Related stories: CAR. Related Articles: Rwanda Genocide. Related Articles: South Sudan peace deal. Related Articles: Burkina Faso political instability and coup. Burundis Khadja Nin joins anti-Nkurunziza ranks:Friday 12 June 2015. Celebrated Burundian singer Khadja Nin poses after an interview with Reuters in Johannesburg, June 12, 2015.
(REUTERS) Celebrated Burundian singer Khadja Nin added her voice on Friday to the chorus of critics of President Pierre Nkurunziza, whose bid for a third term in office has sparked protests and fears of a return to ethnic conflict in the east African nation. Speaking on the side-lines of an African Union (AU) summit in South Africa, Nin called for greater regional diplomatic pressure on Nkurunziza to step aside before protests in which at least 30 people have died escalated. Burundi's political crisis, which many fear could trigger another bout of blood-letting between Hutus and Tutsis in Africa's Great Lakes region, is on the AU summit agenda but few expect the meeting to produce decisive action. "It's too late for talking," Nin, one of Francophone Africa's most famous voices, told Reuters. Burundi tells diplomats to stay neutral over unrest:Tuesday 28 April 2015.
Two protesters have been killed and more than 250 people arrested since protests erupted on Sunday(REUTERS) Burundi’s government told diplomats on Tuesday to stay neutral and not side with protesters who accuse President Pierre Nkurunziza of violating the constitution by announcing he will seek a third term in office.
Hundreds of protesters took to the streets for a third straight day and were confronted by police firing teargas and shots in the air, as Burundi faced its worst political crisis since the end of an ethnically fuelled civil war in 2005. The United States, other Western nations and regional African countries had pushed Nkurunziza, 51, not to seek a third term. Washington said it was disappointed he was doing so and warned it would take steps against those behind any violence. Bazombanza said the protesters wanted to disrupt a series of elections which start in May with local council and parliamentary polls, followed by a presidential vote on June 26. Calls mount for an end to Burundi violence:Thursday 30 April 2015. Thousands have already fled across the border to Rwanda while the UN has warned that 400 000 people could be affected as violence erupts.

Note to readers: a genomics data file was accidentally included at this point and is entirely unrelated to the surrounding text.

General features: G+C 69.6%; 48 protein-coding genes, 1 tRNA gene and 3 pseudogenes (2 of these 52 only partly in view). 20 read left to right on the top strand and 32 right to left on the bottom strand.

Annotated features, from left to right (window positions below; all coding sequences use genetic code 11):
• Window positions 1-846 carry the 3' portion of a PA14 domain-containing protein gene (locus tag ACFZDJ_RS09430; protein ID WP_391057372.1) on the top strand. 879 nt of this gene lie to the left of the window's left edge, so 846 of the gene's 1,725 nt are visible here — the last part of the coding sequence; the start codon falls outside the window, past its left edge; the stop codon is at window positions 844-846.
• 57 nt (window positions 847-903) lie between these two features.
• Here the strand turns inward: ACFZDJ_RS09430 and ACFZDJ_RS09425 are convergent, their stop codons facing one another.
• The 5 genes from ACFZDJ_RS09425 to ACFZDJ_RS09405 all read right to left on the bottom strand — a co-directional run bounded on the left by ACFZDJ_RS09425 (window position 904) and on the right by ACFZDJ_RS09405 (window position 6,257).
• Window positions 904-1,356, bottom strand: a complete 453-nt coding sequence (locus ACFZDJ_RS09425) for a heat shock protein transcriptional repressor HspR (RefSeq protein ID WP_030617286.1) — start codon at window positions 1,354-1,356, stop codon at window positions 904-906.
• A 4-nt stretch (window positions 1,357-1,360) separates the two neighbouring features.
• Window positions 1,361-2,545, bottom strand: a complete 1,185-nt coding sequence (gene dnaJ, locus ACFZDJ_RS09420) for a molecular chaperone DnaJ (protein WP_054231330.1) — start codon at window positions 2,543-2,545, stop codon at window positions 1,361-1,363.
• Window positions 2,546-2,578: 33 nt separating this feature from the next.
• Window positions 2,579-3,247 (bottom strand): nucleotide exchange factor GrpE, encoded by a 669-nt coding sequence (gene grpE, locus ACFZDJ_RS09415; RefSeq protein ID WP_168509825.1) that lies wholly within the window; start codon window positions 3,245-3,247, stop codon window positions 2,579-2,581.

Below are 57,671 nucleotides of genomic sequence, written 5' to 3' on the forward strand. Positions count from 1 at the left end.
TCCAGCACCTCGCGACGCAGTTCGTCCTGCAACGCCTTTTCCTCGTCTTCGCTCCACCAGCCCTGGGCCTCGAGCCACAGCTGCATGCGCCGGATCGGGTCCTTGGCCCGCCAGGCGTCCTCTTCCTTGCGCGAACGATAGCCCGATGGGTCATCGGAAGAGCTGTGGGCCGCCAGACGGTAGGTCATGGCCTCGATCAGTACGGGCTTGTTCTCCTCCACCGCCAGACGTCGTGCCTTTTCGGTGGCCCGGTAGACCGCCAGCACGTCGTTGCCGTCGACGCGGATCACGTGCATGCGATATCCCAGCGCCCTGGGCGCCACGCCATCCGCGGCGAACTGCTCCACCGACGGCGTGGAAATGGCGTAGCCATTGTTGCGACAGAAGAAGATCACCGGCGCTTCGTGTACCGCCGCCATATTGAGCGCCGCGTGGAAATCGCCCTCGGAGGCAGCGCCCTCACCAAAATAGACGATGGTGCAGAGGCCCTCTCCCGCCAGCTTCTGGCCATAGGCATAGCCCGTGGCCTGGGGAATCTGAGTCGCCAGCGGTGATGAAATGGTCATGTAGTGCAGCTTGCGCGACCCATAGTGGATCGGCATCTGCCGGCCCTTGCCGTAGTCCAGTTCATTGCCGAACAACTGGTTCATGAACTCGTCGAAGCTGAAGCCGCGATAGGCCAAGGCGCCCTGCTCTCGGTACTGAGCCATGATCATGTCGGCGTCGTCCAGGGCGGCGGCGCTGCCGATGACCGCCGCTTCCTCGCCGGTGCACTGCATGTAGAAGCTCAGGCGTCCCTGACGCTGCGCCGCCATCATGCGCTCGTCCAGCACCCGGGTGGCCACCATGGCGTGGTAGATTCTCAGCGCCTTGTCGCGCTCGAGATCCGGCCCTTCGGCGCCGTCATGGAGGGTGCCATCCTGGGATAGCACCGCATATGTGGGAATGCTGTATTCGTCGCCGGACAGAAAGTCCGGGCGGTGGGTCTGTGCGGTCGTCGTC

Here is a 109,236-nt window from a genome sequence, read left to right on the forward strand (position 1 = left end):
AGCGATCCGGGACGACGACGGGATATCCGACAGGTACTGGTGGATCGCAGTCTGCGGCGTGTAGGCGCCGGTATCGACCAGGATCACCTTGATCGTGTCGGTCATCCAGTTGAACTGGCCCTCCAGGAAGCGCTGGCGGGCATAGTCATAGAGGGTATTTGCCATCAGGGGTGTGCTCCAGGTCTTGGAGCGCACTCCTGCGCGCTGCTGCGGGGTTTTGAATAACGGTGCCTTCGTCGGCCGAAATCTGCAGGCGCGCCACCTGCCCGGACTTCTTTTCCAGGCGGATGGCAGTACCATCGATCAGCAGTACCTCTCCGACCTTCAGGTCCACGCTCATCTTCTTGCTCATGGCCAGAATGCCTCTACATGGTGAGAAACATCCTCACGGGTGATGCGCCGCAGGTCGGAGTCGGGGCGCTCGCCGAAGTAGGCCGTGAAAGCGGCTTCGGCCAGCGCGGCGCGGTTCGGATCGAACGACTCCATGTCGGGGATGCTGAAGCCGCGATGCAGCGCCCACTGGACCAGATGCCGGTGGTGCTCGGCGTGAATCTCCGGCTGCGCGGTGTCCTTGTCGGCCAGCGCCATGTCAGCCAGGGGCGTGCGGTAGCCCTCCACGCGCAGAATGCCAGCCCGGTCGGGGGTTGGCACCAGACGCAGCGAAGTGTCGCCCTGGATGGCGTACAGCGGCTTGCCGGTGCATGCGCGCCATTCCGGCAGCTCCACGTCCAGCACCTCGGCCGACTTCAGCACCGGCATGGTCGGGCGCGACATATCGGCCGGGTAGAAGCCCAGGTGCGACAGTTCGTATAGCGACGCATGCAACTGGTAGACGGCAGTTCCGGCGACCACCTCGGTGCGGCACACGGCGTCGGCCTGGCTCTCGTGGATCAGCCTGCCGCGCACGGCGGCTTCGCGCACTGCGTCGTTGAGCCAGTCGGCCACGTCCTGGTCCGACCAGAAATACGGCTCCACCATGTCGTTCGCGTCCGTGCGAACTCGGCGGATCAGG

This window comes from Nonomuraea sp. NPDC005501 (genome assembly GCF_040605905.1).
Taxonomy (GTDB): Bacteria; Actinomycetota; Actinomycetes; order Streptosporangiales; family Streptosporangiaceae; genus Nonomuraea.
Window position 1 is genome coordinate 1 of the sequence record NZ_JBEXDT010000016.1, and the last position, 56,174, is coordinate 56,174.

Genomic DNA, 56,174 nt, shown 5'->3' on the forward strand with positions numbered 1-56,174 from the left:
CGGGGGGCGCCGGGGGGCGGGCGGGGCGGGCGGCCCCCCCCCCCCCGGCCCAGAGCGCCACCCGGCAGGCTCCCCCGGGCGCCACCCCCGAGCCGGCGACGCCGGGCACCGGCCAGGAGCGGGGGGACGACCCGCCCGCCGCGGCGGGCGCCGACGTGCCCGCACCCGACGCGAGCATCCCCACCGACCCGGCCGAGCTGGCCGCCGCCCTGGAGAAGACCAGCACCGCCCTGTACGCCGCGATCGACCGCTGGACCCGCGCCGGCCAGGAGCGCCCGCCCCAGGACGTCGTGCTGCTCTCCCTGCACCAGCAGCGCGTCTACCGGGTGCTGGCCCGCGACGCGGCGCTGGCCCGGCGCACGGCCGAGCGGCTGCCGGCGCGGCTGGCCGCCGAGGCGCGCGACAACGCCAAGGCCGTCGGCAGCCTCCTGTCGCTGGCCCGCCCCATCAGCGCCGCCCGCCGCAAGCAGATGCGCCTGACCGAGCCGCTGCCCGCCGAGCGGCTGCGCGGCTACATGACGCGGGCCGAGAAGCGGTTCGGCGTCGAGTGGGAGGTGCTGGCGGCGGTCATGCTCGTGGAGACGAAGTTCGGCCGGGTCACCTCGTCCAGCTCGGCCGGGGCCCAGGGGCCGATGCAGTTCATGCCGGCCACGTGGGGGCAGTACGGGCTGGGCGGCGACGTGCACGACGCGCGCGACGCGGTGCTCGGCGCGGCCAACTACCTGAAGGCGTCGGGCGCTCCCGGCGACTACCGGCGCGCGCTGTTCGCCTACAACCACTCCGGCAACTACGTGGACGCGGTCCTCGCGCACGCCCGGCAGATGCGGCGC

US tells Burundis president his country risks boiling over:Thursday 30 April 2015. Burundi's President Pierre Nkurunziza is seeking a third term, despite the constitution limiting the president to two.
(REUTERS) A senior U.S. diplomat told Burundi's President Pierre Nkurunziza on Thursday that the east African country risks boiling over if it smothers political opposition, as protests against the president entered a fifth day. The Burundi Red Cross said 15 protesters were injured during clashes with the police on Thursday. Some suffered bullet wounds, said one activist. Late in the day a soldier was killed by unknown gunmen, who were arrested. Witnesses said protesters in several suburbs of the capital Bujumbura spent most of the day in a standoff with police, using smouldering tyres, sticks and stones to barricade roads. Burundi protesters call for a two-day pause in demonstrations:Saturday 2 May 2015. Burundis patchwork army faces test to keep the peace:Sunday 3 May 2015. President Pierre Nkurunziza, a former rebel leader and now the army's commander-in-chief wants to run for office again (SABC) When protesters in Burundi cheer for soldiers who turn up at demonstrations against the president's bid for a third term, it is redolent of uprisings further north in Africa where the military was hailed as friend not foe.